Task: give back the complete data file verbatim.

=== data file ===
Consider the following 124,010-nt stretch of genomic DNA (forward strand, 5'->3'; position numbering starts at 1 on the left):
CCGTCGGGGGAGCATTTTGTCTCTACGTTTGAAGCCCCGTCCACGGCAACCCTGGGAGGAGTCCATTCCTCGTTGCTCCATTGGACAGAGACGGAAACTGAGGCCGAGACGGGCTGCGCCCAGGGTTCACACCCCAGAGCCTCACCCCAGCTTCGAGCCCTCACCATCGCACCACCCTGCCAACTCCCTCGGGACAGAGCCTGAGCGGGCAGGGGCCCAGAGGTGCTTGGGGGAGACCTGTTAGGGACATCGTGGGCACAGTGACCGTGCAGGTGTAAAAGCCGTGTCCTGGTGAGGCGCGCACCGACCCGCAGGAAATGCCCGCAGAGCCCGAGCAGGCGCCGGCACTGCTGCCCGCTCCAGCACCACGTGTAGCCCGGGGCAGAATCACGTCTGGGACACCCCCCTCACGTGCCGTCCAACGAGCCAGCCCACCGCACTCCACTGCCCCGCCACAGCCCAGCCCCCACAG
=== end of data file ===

Consider the following 124,010-nt stretch of genomic DNA (forward strand, 5'->3'; position numbering starts at 1 on the left):
CCGTCGGGGGAGCATTTTGTCTCTACGTTTGAAGCCCCGTCCACGGCAACCCTGGGAGGAGTCCATTCCTCGTTGCTCCATTGGACAGAGACGGAAACTGAGGCCGAGACGGGCTGCGCCCAGGGTTCACACCCCAGAGCCTCACCCCAGCTTCGAGCCCTCACCATCGCACCACCCTGCCAACTCCCTCGGGACAGAGCCTGAGCGGGCAGGGGCCCAGAGGTGCTTGGGGGAGACCTGTTAGGGACATCGTGGGCACAGTGACCGTGCAGGTGTAAAAGCCGTGTCCTGGTGAGGCGCGCACCGACCCGCAGGAAATGCCCGCAGAGCCCGAGCAGGCGCCGGCACTGCTGCCCGCTCCAGCACCACGTGTAGCCCGGGGCAGAATCACGTCTGGGACACCCCCCTCACGTGCCGTCCAACGAGCCAGCCCACCGCACTCCACTGCCCCGCCACAGCCCAGCCCCCACAG